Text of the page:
Meanwhile, perhaps the most at-risk ecosystem is one that has received little attention: the Bay of Fundy. According to conservation groups, the bay represents a unique collection of diverse marine habitats that support tourism, fisheries, and aquaculture industries. Home to the highest tides in the world, the bay is especially at risk from the types of spills that occur with oil tankers. The increase in large tankers could also negatively affect whale populations.

As Canadians await a resolution from politicians, the energy industry, and environmentalists, The Walrus invites readers to examine photos by Valerian Mazataud, which illustrate parts of Canada that may soon become home to the Energy East pipeline.

Photograph by Valerian Mazataud
Every fall for the past forty-four years the city of Montmagny, Quebec, has held its famous snow goose festival to mark the migration to the southern US. “More and more people want to take back the river, by bird watching, hunting, or sailing,” says Benoît Gendreau-Berthiaume, who works as a guide during the festival.
Photograph by Valerian Mazataud
“Montmagny is a natural reserve for shore birds. The impact of a leak would be greater on those species than on the snow goose,” says Gendreau-Berthiaume. The Energy East pipeline would run only four kilometres inland from the town.
Photograph by Valerian Mazataud
Gertrude Madore runs the eel education centre in Kamouraska, Quebec, with a goal to preserve the culture of eel fishing in the St. Lawrence River. “We were more than 110 fishermen in the ’70s,” she recalls. “Today we are only twelve.”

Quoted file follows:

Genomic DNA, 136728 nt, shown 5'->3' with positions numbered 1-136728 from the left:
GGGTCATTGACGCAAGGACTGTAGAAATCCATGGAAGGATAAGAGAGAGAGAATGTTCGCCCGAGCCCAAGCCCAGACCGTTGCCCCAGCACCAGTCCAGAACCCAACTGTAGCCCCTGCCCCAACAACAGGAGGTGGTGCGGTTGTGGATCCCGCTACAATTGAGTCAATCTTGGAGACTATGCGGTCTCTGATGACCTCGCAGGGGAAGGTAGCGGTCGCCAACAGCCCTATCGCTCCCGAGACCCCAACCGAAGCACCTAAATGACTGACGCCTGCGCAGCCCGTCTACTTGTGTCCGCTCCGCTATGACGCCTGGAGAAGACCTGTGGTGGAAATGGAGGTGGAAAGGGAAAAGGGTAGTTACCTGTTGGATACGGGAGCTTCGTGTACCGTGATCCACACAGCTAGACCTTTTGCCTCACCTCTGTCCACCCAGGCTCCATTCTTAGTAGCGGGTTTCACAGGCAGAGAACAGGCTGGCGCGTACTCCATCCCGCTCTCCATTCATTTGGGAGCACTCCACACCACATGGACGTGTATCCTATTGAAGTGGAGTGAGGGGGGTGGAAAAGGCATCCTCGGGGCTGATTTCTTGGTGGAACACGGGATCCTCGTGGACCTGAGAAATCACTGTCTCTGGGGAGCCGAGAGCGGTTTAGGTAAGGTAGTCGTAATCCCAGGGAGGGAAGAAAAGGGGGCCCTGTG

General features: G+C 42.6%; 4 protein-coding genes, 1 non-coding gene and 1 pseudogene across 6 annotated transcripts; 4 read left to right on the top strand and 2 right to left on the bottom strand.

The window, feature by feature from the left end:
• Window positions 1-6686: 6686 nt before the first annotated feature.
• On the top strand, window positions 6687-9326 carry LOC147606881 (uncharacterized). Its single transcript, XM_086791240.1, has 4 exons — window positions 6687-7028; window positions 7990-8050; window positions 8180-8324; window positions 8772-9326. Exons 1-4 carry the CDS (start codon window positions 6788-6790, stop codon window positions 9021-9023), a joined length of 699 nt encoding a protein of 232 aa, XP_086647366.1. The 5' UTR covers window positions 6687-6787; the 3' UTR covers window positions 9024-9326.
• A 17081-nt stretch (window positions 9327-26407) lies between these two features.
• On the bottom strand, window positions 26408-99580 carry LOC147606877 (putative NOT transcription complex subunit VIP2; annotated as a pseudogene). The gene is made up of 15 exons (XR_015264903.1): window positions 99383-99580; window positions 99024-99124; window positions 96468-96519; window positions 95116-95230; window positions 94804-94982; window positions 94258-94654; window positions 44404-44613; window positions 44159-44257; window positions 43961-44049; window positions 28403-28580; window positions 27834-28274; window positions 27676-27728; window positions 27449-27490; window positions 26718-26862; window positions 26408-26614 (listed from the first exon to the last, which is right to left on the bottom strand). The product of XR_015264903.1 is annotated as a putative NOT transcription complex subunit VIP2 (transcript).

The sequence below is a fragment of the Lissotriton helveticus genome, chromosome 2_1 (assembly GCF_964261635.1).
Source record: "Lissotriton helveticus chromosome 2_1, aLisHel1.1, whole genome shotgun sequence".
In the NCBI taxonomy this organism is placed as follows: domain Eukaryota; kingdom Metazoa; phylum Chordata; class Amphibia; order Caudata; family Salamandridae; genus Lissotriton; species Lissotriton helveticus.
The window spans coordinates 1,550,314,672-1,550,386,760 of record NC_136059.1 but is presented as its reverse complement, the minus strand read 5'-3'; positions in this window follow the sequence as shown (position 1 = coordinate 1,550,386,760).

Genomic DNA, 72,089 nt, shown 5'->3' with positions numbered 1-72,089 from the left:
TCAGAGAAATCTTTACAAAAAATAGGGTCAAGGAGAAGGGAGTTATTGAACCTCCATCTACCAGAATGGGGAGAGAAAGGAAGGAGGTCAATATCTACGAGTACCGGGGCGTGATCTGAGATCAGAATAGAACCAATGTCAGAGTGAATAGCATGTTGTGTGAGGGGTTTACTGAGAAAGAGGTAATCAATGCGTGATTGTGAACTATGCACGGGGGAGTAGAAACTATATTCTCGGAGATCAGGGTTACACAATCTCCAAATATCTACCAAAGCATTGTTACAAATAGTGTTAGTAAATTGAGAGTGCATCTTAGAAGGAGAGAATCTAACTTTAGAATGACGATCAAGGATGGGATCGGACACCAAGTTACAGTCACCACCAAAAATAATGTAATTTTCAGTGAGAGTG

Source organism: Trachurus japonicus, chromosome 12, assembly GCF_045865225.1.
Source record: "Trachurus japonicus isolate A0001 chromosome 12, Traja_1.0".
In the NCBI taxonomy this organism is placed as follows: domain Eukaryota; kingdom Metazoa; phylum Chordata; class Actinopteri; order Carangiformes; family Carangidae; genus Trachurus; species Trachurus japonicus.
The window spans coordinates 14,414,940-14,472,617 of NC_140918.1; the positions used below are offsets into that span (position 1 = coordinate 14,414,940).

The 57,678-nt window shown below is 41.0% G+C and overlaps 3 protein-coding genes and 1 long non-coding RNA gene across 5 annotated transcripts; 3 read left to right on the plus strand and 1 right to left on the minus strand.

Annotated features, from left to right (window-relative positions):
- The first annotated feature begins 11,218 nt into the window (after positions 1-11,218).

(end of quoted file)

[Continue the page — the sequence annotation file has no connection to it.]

Photograph by Valerian Mazataud
Madore doesn’t like the idea of having the Energy East pipeline anywhere near her fishing nets. Any leak in a smaller tributary river would end up on the banks of the St. Lawrence River at low tide. “I fear they’re going to contaminate the river just like they did in Lac-Mégantic,” she says, remembering the Quebec town where an oil train exploded on July 6, 2013, causing the death of forty-seven people.
Photograph by Valerian Mazataud
Born in Kamouraska, Claudie Gagne founded Gardens of the Sea in 2000. She sells fresh or dried sea plants that she gathers at low tide. “I know that in these cold waters, the oil sticks around for a long time,” she says.
Photograph by Valerian Mazataud
In Quebec, the Energy East pipeline is proposed to cross this ZEC, or Controlled Exploitation Zone, but because it lies on public domain the members or management have little say in opposing the project.
Photograph by Valerian Mazataud
Cyrille Simard, the mayor of Edmundston, NB, demanded that TransCanada to change its preliminary route for the pipeline, after he found out it was too close to his town’s watershed area.
Photograph by Valerian Mazataud
In 2014, 50,000 visitors came here to see the famous falls in Grand Sault, NB. The attraction constitutes 40 percent of the town’s economy, according to mayor Richard Keeley, but the Grand Falls council is in favour of the pipeline.
Photograph by Valerian Mazataud
The Hampton Marshes are one of the largest clear water marshes in New Brunswick, and are home to osprey, white-tailed eagle, muskrat, mink, eels, and otter.
Photograph by Valerian Mazataud
Built in 1960, the Irving Oil Refinery in Saint John, NB, is the largest in Canada, capable of treating up to 300,000 barrels a day. It will be the final stop for the Energy East pipeline and where the diluted crude could be transformed and exported.
The Jean-Gaulin refinery in Lévis, Quebec, is not equipped to treat Alberta bitumen but could be fed with light crude such as those from the Bakken shale in North Dakota.
The Jean-Gaulin refinery in Lévis, Quebec, is not equipped to treat Alberta bitumen but could be fed with light crude such as those from the Bakken shale in North Dakota.

Ben Powless is a Mohawk citizen from Six Nations in Ontario, currently based in Ottawa.

Valerian Mazataud (focuszero.com) is a documentary photographer based in Montreal.